Mere Mortal or Son of God?

When was Jesus Christ first considered to be the Son of God? Dan Brown asserts, through one of the characters in his book, that it wasn’t until the time of Constantine. That character, historian Leigh Teabing, states that the emperor elevated Jesus from a mere mortal to a divine being at the Council of Nicea in 325, and that he did it for his own political benefit. Teabing claims that Jesus’ mortality had been attested to in countless historical records (including Gnostic texts and the Dead Sea Scrolls), which Constantine ordered destroyed.

Yet the apostle Paul recognized Jesus as the Son of God in his epistle to the first-century church at Rome in the decade of the 50s (Romans 1:3), as did the writers of the Gospels (Mark 1:1; John 1:1–18). Was Christ’s true nature not understood by the apostles?

At His trial before the high priest, Jesus Himself described His position as both Messiah and Son of God by quoting from two sections of Scripture. As a consequence, He was charged with blasphemy and sentenced to death (Mark 14:61–64; Daniel 7:13–14; Psalm 110:1). The last of the four Gospels to be written, the Gospel of John, clearly established the early church’s understanding of the divine nature of Jesus Christ before His human birth (John 1:1–18).

Brown’s character, Teabing, dismisses the biblical accounts as a part of Constantine’s plot to hide the truth about Jesus. But history doesn’t bear out his claim that other (more accurate) Gospels had been accepted up to the fourth century. As for the Dead Sea Scrolls, they predated Jesus and therefore weren’t Christian writings at all.

Notice how recent scholarship understands Jesus’ role as expressed in the New Testament. The December 1992 issue of Bible Review states that it is “something of a puzzle to explain how a group of Jews, known best of all in antiquity for their absolute insistence on the oneness of God and their refusal to grant worship to any other, should come in the middle of the first century to worship the man Jesus of Nazareth, whom they call the Messiah, Lord and Son of God. The question becomes even more puzzling when you consider that those Jews who believed in Jesus gave him titles apparently ascribing to him qualities and actions previously reserved for God alone.” This amounts to a recognition that the apostolic writers and the early church clearly understood the divinity of Jesus Christ.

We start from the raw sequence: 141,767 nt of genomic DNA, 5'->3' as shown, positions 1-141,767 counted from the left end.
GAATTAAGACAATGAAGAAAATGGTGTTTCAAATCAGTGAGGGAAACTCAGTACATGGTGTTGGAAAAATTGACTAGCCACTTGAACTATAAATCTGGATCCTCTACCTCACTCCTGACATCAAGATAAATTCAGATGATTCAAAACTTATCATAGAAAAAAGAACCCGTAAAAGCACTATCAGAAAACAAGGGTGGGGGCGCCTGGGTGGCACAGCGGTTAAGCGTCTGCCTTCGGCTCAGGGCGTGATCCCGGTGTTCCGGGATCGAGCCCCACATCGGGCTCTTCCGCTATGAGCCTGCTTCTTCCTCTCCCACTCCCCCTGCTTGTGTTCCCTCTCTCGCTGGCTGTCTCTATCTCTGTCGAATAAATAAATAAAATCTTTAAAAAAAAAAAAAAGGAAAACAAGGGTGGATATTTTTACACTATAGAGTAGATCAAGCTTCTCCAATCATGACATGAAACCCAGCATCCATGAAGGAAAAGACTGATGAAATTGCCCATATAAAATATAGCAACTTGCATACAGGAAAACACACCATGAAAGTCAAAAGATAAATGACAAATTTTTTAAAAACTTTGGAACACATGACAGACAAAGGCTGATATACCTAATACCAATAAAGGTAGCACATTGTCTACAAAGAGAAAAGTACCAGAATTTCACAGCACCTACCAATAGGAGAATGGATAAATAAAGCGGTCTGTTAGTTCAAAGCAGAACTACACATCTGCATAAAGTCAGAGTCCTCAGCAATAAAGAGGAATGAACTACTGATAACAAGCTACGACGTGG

And what about the Council of Nicea (which took place nearly three centuries after the death of Christ—not four as Teabing claims)? A primary purpose of the Council was to rebut the ideas of Arius of Alexandria, including his view of Christ as a created being rather than divine. His was not the accepted view about Jesus. The debate had arisen as a result of the efforts of second- and third-century apologists to reconcile the relationship of Father and Son in terms of philosophical concepts. The Bible Review may question how it was that the first-century Hebraic church was able to acknowledge Jesus as the Son of God; but later church fathers also had to create arguments to understand God within the philosophical framework of their education. The Greek view of monotheism was related to “being” or “existence” (ontology): how could these two be one “being” in ontological terms? Arius not only succumbed to this Greek analysis of the nature of God but was actively spreading it.

The Bible was written by authors whose basis of thought was very different from the Hellenistic views that dominated the Roman world. Hebrew thinking on monotheism until late in the first century was based on supremacy rather than ontology. The result of trying to express Hebrew thoughts in terms of Greek philosophy created chaos, the Arian controversy being one example. Ironically, the Council of Nicea was an effort to put an end to the Greek view of Christ as necessarily mortal, yet it based its conclusions not on Scripture but on ideas equally rooted in Greek philosophy.

Neither the ideas about Christ’s nature as established at Nicea and subsequent councils (which became the orthodox view), nor those of Arius, nor the Gnostic ideas have any basis in Scripture.Constantine actually facilitated the re-creation, through a philosophical construct, of Jesus Christ and the Father so that they became little more than Plato’s “supreme cause.”